Laika: One of the Lucky Few

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This is the story of Laika. I am sure most of you know about Laika. It was in the year 2002, when my mother told me about Laika. I was just 6 years old then and naturally, was terrified and shocked on being informed that a dog had been killed due to overheating. I did not know much about the details then. My mother, an ardent animal rights activist, was outraged but my father said it was ‘for science. It was justified.’ I am sure that many of you have either of these two point of views about what happened to Laika. But there are also some people who do not know about Laika, but her story must be known. So here’s how it all began.

Laika was FIRST animal to orbit the earth. She was one of the FIRST animals to be in outer space. We all know how much FIRST times matter because at that point of time, the Soviets were in a furious competition with the United States to create another ‘first’ in the space race. They wanted to send the first living creature into the orbit. Sputnik I have successfully been launched and now a living being was needed to be on board of Sputnik 2.

Three stray mongrels were collected from the streets of Moscow- Laika, Mushka and Albina. The reason why they were chosen is rather interesting. The scientists knew that these strays were already used to extreme weather conditions and hunger so their chances of survival were more than the other animals brought up in captivity. (That is an interesting point to note about the conditions that other strays face every day.) Of course, they were not meant to survive the trip. Everyone knew that there would be no return.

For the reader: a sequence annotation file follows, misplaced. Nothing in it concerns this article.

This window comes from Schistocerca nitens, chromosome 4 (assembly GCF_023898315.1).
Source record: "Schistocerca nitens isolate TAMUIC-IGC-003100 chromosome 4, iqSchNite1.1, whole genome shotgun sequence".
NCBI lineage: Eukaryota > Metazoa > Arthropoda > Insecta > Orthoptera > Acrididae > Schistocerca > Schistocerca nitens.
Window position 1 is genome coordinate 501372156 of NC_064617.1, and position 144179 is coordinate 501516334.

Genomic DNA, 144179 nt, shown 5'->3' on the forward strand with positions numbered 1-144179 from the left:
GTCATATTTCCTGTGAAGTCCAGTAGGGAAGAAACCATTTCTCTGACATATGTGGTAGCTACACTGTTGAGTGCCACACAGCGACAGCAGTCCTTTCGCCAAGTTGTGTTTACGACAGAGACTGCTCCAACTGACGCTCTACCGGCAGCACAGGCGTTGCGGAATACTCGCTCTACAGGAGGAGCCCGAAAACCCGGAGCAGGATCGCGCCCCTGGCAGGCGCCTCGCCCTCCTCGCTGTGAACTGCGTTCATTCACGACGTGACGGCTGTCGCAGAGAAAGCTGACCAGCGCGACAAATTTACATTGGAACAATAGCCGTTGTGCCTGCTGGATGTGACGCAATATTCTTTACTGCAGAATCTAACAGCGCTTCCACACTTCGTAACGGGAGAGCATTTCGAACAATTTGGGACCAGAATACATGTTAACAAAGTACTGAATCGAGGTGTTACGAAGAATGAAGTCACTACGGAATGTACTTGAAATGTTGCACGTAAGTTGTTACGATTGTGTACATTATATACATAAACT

All three of the dogs had to undergo the same training exercises. They were kept in confinement and every day the size of their cages were progressively reduced. Sputnik 2 was going to have a tiny cabin and hence movement or even turning around was not going to be an option in outer space. They would be harnessed so that only standing, sitting and lying down would be possible. Due to the unnatural confinement, the dogs started showing signs of deterioration. They became restless and could not urinate or defaecate. Laxatives did not help either, they had to adapt to their new form of living through practice. They were also placed in centrifuges that simulated the acceleration of a rocket launch and in machines that simulated the noises of the spacecraft. This made their pulses double and their blood pressure increase to a critical level. But the tests went on in order to prepare them for the flight.

Among the three, Albina had already traveled to space twice so she was supposed to act as Laika’s back up. Mushka was supposed to stay on the ground and act as the control. The instrumentation and life support would be tested on her. Laika was chosen to be the flight dog. She was placed in the capsule 3 days prior to the launch and kept under careful scrutiny. Before the launch, certain areas of her body were dabbed with iodine in order to place the sensors that would monitor her bodily functions.